Mexico's Social Security Institute continued contract talks Friday with its unionized workers as a weekend strike deadline approached.
An estimated 370,000 workers at the institute, which provides health services for more than 40 million Mexicans, are threatening to walk off the job at midnight Saturday unless a settlement is reached. Telephone and electricity workers unions have threatened to strike in sympathy.
Deputy Interior Secretary Felipe Gonzalez told reporters Thursday that the government's main goal is to avoid a strike, "and I think that's also what the union is seeking." Gonzalez said that the government has a backup plan in the event of a walkout, but gave no details.
Aside from the Social Security Institute, the government workers social security institute has hospitals, as do the armed forces and state oil monopoly Petroleos Mexicanos. The Health Secretary also operates its own clinics.
The Social Security Institute has about 370,000 active workers and 120,000 retirees, but it provides health services for more than 40 million Mexicans, including 13 million active workers in the private sector.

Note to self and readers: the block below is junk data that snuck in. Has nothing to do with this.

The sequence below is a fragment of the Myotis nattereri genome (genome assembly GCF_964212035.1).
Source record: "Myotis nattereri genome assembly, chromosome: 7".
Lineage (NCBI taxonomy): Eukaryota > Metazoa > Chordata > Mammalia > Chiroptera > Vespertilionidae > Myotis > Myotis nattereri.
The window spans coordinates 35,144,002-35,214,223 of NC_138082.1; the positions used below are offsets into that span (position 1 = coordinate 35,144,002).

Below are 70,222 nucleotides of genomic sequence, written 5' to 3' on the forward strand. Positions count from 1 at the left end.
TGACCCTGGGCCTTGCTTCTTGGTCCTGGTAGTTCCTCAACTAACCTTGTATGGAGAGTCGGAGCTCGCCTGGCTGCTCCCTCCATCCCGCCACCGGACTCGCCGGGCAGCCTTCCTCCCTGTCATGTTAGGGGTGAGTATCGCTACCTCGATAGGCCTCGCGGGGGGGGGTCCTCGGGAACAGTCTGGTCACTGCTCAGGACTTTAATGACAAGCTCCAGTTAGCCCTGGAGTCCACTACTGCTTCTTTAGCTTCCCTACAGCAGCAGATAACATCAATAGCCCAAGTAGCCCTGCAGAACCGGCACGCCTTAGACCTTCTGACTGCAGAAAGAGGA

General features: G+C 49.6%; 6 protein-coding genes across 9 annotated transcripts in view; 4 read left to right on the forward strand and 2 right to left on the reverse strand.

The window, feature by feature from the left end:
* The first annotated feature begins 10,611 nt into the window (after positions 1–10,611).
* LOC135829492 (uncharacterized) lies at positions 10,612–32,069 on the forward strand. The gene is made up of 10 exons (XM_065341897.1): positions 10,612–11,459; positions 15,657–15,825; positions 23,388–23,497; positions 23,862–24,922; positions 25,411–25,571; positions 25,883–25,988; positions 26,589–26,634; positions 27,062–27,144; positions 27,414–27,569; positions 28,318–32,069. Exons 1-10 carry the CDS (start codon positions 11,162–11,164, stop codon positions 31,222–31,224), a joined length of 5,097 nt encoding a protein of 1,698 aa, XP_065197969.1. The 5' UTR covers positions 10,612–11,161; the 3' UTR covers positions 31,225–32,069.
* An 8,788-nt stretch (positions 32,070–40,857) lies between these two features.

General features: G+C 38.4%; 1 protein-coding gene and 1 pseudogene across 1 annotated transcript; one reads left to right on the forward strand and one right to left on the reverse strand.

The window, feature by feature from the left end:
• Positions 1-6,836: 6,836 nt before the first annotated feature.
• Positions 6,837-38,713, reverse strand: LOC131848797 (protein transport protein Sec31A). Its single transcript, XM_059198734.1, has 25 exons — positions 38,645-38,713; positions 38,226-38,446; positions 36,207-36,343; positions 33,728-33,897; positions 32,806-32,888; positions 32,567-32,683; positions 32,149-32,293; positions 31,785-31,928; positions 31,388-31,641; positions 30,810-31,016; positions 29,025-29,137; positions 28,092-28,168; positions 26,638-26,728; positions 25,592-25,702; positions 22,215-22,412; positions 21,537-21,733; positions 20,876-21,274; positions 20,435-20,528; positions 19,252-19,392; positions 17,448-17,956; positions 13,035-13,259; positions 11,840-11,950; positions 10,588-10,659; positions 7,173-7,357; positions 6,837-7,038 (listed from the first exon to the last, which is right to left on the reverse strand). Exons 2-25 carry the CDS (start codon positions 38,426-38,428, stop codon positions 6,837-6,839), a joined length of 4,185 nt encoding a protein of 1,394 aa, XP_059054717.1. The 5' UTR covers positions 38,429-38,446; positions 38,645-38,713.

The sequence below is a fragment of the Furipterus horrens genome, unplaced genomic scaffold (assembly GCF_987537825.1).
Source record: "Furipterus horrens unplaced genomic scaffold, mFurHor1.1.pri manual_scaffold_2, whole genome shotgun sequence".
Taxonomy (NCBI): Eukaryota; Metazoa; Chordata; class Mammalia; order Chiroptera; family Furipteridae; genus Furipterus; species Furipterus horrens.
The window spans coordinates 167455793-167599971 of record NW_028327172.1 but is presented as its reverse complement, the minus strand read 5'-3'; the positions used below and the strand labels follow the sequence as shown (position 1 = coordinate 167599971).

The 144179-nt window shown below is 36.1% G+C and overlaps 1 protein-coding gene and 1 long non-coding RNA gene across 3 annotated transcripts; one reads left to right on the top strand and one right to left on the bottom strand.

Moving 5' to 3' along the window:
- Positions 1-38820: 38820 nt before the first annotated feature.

Aside from wage demands, the workers have been protesting against reforms made to their pension system in the summer of 2004, which raised the retirement age for new hires, removed the automatic replacement of retiring employees, and kept contributions from non-institute workers from being used to pay pensions of future employees.
The union has said it agrees to a number of the changes, including a gradual increase in pension contributions by institute workers to 10 percent of their salaries from the current 3 percent and an increase in the retirement age, which is currently 53 compared with 65 for the rest of the country's workers.
The dispute has been a bitter one, including confrontations with police this week after institute workers blocked a main thoroughfare outside union facilities, causing widespread traffic delays. The dispute also led to the resignation last month of institute director Santiago Levy, who negotiated the reforms and steered them through the opposition-dominated Congress.
Supporters of institute workers argue that the reforms won't solve the social security system's financial troubles anyway, and that they violate the labor rights of its employees. Opponents see a relatively small group of workers benefiting unfairly from the efforts of the rest of the country's workers to the detriment of the health services the institute provides, AP reports.
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